Over the past 10 years, Rhoda has helped the league grow. PRD is currently made up of three home teams that compete locally and two travel teams that compete at the national level, one of which is the Riveters. The Mob Squad, the Sackonett River Roller Rats, and the Old Money Honeys are collectively made up of about 40 skaters, and compete in the regular league season, which stretches from February to November. In the national arena, the Riveters are solidly average, occupying 95th place out of 181 ranked teams. In a state as small as Rhode Island and a city as small as Providence—Rhoda keeps accidently calling it a “town”—it’s hard to get the kind of competition and to draw the talent needed to rise in the rankings.
This doesn’t mean PRD’s bouts are any less intense, or the women any less driven. In November, the Roller Rats matched up against the Old Money Honeys in the league’s championship match. The match, housed in downtown Providence’s cavernous Convention Center, brought in a raucous and surprisingly family-oriented crowd. Though I sat on the floor behind a young punk with blue hair and a fresh tattoo, I also saw a young boy holding a cardboard sign lettered OMH (Old Money Honeys) over his head, and an elderly woman asked me to move so I wouldn’t block her view. For the most part, the skaters appreciate that roller derby is not as fringe—or as campy—as it once was.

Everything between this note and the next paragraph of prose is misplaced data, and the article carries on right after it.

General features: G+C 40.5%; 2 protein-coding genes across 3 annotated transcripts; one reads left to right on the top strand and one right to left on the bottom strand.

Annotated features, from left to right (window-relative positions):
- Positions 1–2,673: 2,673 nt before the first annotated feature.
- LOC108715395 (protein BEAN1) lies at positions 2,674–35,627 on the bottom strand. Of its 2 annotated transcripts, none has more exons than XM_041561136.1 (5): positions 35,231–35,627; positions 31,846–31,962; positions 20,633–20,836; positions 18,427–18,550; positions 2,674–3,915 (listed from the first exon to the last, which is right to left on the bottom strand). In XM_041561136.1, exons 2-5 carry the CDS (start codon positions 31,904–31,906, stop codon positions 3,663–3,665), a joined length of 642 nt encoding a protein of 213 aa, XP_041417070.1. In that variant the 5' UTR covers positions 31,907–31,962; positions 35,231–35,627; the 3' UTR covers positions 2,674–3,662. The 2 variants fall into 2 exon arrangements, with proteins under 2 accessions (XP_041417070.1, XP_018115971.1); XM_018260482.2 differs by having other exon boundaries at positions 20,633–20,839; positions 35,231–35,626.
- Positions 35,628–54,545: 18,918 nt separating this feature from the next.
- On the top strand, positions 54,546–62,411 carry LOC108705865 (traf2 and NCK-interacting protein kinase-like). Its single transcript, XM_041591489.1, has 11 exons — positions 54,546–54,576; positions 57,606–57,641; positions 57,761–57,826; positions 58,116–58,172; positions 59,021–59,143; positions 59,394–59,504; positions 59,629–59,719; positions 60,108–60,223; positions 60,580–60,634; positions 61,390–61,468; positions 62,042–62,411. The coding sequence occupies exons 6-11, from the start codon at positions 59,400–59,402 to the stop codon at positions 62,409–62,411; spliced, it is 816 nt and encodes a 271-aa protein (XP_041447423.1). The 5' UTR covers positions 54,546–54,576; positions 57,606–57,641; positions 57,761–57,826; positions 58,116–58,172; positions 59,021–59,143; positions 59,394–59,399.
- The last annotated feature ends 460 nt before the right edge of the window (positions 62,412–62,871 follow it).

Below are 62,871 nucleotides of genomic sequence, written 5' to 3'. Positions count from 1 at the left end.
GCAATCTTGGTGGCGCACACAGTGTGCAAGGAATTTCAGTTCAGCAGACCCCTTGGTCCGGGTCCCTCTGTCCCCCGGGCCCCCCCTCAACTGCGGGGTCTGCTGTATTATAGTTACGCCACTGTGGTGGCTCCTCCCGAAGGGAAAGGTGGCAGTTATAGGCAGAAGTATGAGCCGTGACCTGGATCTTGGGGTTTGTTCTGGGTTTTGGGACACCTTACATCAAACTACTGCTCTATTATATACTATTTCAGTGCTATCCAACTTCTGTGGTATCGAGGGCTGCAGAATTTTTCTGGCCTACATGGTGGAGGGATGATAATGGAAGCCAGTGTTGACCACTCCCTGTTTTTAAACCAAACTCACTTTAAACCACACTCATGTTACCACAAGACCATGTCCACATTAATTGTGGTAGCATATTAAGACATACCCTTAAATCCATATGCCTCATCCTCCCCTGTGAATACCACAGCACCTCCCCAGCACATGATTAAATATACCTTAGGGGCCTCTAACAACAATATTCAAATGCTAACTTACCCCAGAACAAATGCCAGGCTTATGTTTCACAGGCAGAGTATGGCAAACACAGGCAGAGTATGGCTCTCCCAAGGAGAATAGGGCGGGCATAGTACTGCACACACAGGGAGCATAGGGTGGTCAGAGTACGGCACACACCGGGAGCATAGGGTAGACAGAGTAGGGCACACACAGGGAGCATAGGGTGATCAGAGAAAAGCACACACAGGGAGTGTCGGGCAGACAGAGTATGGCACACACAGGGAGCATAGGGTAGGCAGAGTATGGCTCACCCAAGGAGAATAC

The women make a point of emphasizing the sport aspect, as opposed to the camp aspect, of roller derby. Roller derby “has its roots in camp,” Rhoda says, but “in a way the campy aspects of it, like the personas and the outfits…are less prevalent [now]. It’s embarrassing to lose to a team in tutus.” Athleticism trumps affect. The skaters, it seems, are slightly peeved by the stigma still attached to roller derby—it has nothing to do, they argue, with staged sports like pro-wrestling. “Some guys,” Rhoda says, referring to the men in her martial arts class, “are like, ‘I would rather become a figure skater and wear a sparkly outfit than join roller derby.’ But I think if they put on a pair of skates, we’d make them hurt.”
Roller Derby’s theatrical reputation dates back to its heyday as a made-for-television production in the ’60s and ’70s. It’s evident, though, that today’s roller derby is athletic and unstaged. During Monday’s practice, the women link arms and sling each other forward. They practice blocks, jamming their shoulders again and again into one another’s chests. They sprint around the track and they fall hard. Boones Harm, a soft-spoken skater with metallic gold duct-tape on her elbow pads, points to a constellation of faded bruises on the inside of her arm. “It’s a real sport,” Boones and Shotz both tell me, sharply.